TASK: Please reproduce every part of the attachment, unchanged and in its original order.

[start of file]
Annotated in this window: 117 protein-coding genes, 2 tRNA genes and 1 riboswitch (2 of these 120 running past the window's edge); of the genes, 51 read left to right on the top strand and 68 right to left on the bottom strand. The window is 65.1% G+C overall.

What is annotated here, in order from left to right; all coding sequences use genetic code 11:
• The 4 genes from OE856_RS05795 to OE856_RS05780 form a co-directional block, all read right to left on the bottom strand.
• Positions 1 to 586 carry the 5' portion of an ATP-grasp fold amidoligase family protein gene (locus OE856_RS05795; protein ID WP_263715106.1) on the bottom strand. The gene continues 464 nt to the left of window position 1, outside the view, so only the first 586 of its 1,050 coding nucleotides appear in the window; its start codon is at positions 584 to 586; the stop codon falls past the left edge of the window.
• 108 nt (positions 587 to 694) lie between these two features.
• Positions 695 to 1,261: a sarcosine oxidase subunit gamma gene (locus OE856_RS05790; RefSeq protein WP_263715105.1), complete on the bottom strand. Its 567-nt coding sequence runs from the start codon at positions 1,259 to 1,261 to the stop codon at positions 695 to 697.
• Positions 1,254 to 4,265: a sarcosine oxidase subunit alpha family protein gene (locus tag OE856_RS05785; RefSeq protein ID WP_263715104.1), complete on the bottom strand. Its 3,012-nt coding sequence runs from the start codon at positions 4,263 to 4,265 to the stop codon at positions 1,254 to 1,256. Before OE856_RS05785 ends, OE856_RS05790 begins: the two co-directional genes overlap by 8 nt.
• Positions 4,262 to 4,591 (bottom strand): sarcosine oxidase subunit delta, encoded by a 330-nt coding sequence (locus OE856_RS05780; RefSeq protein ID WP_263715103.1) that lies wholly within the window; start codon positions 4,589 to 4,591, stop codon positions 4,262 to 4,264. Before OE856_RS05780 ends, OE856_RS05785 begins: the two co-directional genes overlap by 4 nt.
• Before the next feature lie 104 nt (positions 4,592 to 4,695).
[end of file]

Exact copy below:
Annotated in this window: 117 protein-coding genes, 2 tRNA genes and 1 riboswitch (2 of these 120 running past the window's edge); of the genes, 51 read left to right on the top strand and 68 right to left on the bottom strand. The window is 65.1% G+C overall.

What is annotated here, in order from left to right; all coding sequences use genetic code 11:
• The 4 genes from OE856_RS05795 to OE856_RS05780 form a co-directional block, all read right to left on the bottom strand.
• Positions 1 to 586 carry the 5' portion of an ATP-grasp fold amidoligase family protein gene (locus OE856_RS05795; protein ID WP_263715106.1) on the bottom strand. The gene continues 464 nt to the left of window position 1, outside the view, so only the first 586 of its 1,050 coding nucleotides appear in the window; its start codon is at positions 584 to 586; the stop codon falls past the left edge of the window.
• 108 nt (positions 587 to 694) lie between these two features.
• Positions 695 to 1,261: a sarcosine oxidase subunit gamma gene (locus OE856_RS05790; RefSeq protein WP_263715105.1), complete on the bottom strand. Its 567-nt coding sequence runs from the start codon at positions 1,259 to 1,261 to the stop codon at positions 695 to 697.
• Positions 1,254 to 4,265: a sarcosine oxidase subunit alpha family protein gene (locus tag OE856_RS05785; RefSeq protein ID WP_263715104.1), complete on the bottom strand. Its 3,012-nt coding sequence runs from the start codon at positions 4,263 to 4,265 to the stop codon at positions 1,254 to 1,256. Before OE856_RS05785 ends, OE856_RS05790 begins: the two co-directional genes overlap by 8 nt.
• Positions 4,262 to 4,591 (bottom strand): sarcosine oxidase subunit delta, encoded by a 330-nt coding sequence (locus OE856_RS05780; RefSeq protein ID WP_263715103.1) that lies wholly within the window; start codon positions 4,589 to 4,591, stop codon positions 4,262 to 4,264. Before OE856_RS05780 ends, OE856_RS05785 begins: the two co-directional genes overlap by 4 nt.
• Before the next feature lie 104 nt (positions 4,592 to 4,695).